Dissecting Content Strategy and Strategists

An ongoing guide to content strategy…

As surfers of the web, we rarely take a moment to stop and appreciate the user experience.

  • We expect search engines to solve all of our problems.
  • We expect content-heavy websites to load in the blink of an eye.
  • We expect every piece of content to be some epic goldmine of ideas and insights.
  • We expect action buttons to instantly transfer information without a chance to buffer.

And it’s not as if these expectations are wrong to be had. The standards have simply been set in place. Websites that do little to improve the user experience often fade away.

However, we, as users, rarely think of tiny details that make our experience enjoyable.

  • The unique angle to a controversial story shared respectfully
  • A timely and relevant video emailed right when we needed it
  • Convenient sequences of articles, images, and related information

So who are the people that iron out these tiny details? 

Content strategists.

Something as simple as employing an enthusiastic forum moderator could be considered a duty of a content strategist.

Before we get into the duties and elements of a strategist, let’s briefly go over the popularized term ‘content strategy.’

What is content strategy?

content strategy

Robert Pratten via Flickr: http://bit.ly/ICkSZ3

According to A List Apart content strategy is more than making bullet lists.

Yes, this may come as a shocker, but simply adding a number to an article headline is not the end-all be-all of content strategy.

Kristina Halvorson on content strategy

Kristina Halvorson via Flickr: http://bit.ly/ICkEkO

The author, Kristina Halvorson, challenges us to ask the difficult questions:

  • Who really cares about our content?
  • Why does it matter?
  • Who is going to promote it and make sure it appears in appropriate places?

Content strategy plans for the creation, publication, and governance of useful, usable content.

—Kristina Halvorson

The most vital takeaway for me, is that content must promote interactivity. It must derive from a place that is well-researched, planned, and executed.

The strategy is quite similar to that of a public relations campaign. Content ideas and models should have a proven need that ultimately fulfills a communications or business goal. It’s the duty of a content strategist to model around these needs and fuel the campaign to reach these goals.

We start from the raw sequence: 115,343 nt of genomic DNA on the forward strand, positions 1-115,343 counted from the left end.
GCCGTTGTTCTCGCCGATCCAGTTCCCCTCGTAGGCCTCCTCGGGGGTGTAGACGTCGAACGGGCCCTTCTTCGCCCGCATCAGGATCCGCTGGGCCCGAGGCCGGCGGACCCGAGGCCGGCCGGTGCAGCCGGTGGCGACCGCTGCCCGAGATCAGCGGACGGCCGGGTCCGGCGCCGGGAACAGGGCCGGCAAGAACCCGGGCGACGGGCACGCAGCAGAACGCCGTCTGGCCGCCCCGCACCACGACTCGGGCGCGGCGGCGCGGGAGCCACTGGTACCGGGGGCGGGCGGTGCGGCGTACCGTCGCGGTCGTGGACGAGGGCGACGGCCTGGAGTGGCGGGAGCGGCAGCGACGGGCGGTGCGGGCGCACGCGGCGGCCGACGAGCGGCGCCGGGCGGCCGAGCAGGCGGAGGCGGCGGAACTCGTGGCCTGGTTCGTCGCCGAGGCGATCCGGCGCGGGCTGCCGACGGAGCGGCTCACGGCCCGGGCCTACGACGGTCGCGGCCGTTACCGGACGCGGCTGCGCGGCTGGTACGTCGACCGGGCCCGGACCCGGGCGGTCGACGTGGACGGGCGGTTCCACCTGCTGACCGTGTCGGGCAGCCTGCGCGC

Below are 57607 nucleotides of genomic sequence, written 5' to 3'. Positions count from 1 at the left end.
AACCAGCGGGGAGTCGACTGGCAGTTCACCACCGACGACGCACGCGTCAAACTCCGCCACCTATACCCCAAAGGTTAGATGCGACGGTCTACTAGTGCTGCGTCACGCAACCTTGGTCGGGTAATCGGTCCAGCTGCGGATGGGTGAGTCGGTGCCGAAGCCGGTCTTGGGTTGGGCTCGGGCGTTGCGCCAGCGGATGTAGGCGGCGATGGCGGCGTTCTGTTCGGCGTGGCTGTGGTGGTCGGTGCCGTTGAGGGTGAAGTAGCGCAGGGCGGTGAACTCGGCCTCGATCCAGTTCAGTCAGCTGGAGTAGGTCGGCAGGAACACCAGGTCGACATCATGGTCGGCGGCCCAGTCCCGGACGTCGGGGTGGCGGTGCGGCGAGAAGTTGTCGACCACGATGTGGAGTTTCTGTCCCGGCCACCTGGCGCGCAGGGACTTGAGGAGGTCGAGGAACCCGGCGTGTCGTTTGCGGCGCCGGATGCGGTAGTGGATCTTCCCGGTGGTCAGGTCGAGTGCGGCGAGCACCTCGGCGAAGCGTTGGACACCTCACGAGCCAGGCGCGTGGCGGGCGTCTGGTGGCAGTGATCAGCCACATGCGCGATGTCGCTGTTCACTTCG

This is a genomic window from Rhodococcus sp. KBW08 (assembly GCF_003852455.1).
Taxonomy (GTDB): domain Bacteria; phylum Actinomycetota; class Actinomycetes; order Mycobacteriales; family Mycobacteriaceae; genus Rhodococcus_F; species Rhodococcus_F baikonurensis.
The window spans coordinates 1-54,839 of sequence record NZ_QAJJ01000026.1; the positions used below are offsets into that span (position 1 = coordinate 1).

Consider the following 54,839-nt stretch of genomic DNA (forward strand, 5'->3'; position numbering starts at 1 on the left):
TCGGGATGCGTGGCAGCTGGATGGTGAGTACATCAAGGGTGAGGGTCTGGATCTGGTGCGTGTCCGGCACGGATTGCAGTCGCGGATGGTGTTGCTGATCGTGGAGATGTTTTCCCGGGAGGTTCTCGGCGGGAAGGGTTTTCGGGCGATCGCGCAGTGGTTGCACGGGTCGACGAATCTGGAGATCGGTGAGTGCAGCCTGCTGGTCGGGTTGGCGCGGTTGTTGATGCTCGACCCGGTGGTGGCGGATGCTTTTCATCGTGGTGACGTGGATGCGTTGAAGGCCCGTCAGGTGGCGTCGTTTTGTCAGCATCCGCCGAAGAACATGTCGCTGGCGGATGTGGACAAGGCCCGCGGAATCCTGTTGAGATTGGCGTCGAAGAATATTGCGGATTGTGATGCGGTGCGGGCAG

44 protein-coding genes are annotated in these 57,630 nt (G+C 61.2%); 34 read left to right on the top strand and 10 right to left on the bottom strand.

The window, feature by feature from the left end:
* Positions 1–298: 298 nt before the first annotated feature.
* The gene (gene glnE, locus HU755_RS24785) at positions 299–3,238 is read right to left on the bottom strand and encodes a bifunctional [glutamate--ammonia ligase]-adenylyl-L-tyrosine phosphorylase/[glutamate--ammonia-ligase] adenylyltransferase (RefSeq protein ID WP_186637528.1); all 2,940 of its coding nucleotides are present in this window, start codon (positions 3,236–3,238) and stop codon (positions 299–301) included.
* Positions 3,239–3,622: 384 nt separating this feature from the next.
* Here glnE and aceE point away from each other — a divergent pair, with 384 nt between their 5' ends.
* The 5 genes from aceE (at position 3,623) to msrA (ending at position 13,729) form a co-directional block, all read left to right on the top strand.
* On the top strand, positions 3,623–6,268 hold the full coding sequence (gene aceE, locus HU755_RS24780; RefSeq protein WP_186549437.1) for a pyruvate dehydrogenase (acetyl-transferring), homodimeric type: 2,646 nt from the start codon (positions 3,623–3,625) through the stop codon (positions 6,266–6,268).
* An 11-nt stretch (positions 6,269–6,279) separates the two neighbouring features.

What is a content strategist?

content strategist

via Christopher Wink: http://bit.ly/ICl2Qi

The mastermind, the conductor, the captain.

While challenging and demanding, content strategists are best known for their meticulous nature – quite opposite of what many suggest to be more free-spirited and sparks of genius.

Content strategists must embed creativity into their workflow, but they prioritize fact digging, data mining, competitor research and analysis, careful planning, integrated tracking, and management.

The title “content strategist” is rather fluid, as it both encompasses and makes up related roles, such as element of search engine optimization, conversion optimization, marketing, advertising, and production.

Marketers are aligned a bit more strictly with product pushing, given their sales-driven nature, while content strategists have the flexibility of working towards things like captivation, inspiration, downloads, entertainment, and challenges, for example.

Is content strategy mainly for the web?

content strategy for the web

via Richard Ingram: http://bit.ly/ICldv3

Web properties seem to be the popular choice of employment for content strategists, although traditional offline strategists remain in demand, such as content models, testing, promotional strategy, tracking, and management.

Because of the goals tethered to marketing and communications positions, and the necessity of an online presence, the offline world of “content strategy” is commonly categorized by niche marketing terms.

So from a general perspective, the answer is yes, content strategy is mainly for the web; however, it’s important to understand the offline application of content strategy. For example, gathering results from a focus group to execute a “content” plan that increases the interactivity of store visitors with demo products. In this example, “content” refers to the items and media used in the store (ie; a visual banner, changing display colors and copy, or simply adding background music).

What are the elements of a proper content strategy?

elements of content strategy

via Brain Traffic: http://bit.ly/IClBtp

Again, the elements of content strategy closely resemble that of a public relations campaign.

“Developing The Public Relations Campaign – A Team-Based Approach” by Randy Bobbitt & Ruth Sullivan is an excellent piece for both PR and any related strategic communications campaign.

The basic elements are:

  1. Determine your business and/or communications goal
  2. Determine objectives to meet your goal
  3. Determine strategies and tactics to meet your objectives

A proper content strategy template

content strategy template

via Student Success: http://bit.ly/IClNJg

  1. Determine your business and/or communications goal
    1. First and foremost, pick one primary goal your content strategy will aim to achieve.
    2. Goals must be smart, realistic, and measurable (i.e; increase 6-month social share rates by 30%)
  2. Research Phase
    1. Before determining objectives and goals we must administer meticulous research and audience segmentation.
    2. This includes competitor research and analysis, planning focus groups/user testing/surveys, all possible secondary research, and
  3. Determine objectives to meet your goal
    1. Outline at least two objectives to fuel your goal (these objectives should be based on research).
    2. Objectives must follow the goal format (i.e; create 24 themed videos, 1 per week, to promote [site/campaign])
  4. Determine strategies and tactics to meet your objectives